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US Offers $10 Billion Weapons Package to Counter Iran Threats

US Offers $10 Billion Weapons Package to Counter Iran Threats
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U.S. Defense Secretary Chuck Hagel is wrapping up a trip to the Middle East - where he delivered a $10 billion weapons package to Israel and some of Washington's Arab allies as a sign of U.S support in the face of Iranian threats.

Secretary Hagel's visit to Israel could have been awkward. He was accused of being anti-Israel during his nomination hearing. But he got a warm welcome as did the weapons package he took with him.

“The United States will make available to Israel a set of advanced new military capabilities, including anti-radiation missiles and advanced radars for its fleet of fighter jets, KC-135 refueling aircraft, and most significantly, the V-22 Osprey, which the U.S. has not released to any other nation," Hagel said.

The offerings are a clear sign to Iran which poses the biggest threat to Israel and the values it shares with the U.S. - as Hagel was reminded by Prime Minister Benjamin Netanyahu.

“Nowhere are these values and interests challenged more than by the arming of terrorist groups by Iran with sophisticated weapons, and equally, Iran's attempt to arm itself with nuclear weapons,” Netanyahu said.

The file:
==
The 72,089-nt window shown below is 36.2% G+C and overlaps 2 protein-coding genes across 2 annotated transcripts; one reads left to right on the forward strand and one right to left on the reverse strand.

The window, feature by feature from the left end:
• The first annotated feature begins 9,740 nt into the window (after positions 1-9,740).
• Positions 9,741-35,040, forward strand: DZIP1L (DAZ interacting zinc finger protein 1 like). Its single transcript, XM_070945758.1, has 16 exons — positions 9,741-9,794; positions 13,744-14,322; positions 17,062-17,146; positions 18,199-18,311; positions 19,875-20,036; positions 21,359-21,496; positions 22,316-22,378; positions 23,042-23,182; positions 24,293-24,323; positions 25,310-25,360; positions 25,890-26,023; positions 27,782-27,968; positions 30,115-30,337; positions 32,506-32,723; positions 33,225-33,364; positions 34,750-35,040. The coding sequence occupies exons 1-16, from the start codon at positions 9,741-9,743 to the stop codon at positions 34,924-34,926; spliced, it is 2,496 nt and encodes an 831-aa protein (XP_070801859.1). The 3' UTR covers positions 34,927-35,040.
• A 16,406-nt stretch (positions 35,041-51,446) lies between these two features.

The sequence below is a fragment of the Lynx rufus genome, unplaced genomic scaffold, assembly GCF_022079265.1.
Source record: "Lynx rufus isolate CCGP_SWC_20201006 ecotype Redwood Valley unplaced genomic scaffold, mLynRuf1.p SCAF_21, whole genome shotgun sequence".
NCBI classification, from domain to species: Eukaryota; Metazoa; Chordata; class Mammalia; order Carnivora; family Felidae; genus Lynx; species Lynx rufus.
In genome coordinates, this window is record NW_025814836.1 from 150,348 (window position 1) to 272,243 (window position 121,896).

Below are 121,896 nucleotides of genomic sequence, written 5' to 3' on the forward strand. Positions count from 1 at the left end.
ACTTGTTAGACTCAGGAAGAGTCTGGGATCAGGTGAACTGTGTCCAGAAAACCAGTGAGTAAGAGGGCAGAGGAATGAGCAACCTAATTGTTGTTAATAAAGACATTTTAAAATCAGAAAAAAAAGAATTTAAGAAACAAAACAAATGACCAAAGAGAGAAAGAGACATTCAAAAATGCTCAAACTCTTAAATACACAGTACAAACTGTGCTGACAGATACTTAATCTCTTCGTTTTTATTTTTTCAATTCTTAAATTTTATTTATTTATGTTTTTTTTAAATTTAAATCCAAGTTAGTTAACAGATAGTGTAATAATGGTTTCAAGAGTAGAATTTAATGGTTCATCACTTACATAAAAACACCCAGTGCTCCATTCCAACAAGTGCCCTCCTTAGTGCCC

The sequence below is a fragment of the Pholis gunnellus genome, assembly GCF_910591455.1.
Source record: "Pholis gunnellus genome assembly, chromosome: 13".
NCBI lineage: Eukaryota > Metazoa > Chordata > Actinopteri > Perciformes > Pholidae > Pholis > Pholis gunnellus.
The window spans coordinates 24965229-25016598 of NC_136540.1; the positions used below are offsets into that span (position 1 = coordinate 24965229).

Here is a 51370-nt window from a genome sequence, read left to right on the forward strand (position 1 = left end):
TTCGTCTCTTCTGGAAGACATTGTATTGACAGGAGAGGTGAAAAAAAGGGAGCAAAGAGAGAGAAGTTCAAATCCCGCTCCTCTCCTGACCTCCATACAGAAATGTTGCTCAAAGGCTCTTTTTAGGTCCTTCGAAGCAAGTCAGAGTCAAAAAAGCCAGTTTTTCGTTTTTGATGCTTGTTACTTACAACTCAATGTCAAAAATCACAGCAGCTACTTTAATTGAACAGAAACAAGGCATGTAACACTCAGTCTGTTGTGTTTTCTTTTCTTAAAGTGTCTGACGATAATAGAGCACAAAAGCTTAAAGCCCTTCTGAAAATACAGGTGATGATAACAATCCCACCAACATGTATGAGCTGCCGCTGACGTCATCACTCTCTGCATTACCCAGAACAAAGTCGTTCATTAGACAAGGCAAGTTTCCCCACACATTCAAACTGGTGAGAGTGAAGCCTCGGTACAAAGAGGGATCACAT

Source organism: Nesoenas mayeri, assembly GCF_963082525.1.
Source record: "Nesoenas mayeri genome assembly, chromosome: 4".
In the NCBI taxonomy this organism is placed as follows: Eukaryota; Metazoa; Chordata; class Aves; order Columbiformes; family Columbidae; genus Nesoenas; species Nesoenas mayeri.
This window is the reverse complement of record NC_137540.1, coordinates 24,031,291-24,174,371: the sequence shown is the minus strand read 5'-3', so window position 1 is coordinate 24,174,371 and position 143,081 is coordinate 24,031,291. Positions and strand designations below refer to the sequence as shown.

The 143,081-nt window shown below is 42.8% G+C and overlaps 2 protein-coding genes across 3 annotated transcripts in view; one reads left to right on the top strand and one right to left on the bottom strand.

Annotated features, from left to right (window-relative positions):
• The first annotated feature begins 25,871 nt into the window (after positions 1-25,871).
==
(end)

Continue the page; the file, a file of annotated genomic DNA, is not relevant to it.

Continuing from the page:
A big challenge for Israel is the distance its jets would have to travel to hit Iranian nuclear targets, if it chose to do that. The new refueling aircraft will help close the gap, says defense analyst Tim Brown.

“The refueling tankers give the Israelis the ability to do the strike regardless of the range of any specific aircraft,” Brown said.

But Washington continues to oppose a unilateral Israeli strike.

Not included in this package are the U.S.' earth-penetrating bombs that Israel could use to attack Iranian underground facilities. And analyst Anthony Cordesman says Israel does not have the larger aircraft required to deliver those weapons.

“I don't think anyone, when they pause, is going to say that the United States should be transferring Stealth bombers to anyone, even its closest allies, particularly when those bombers cost the United States over a billion dollars a plane,” Cordesman said.

Hagel's stops in the region included visits and weapons offers to Saudi Arabia and the United Arab Emirates, a sign the U.S also wants to help its Arab partners counter any future threats from Iran.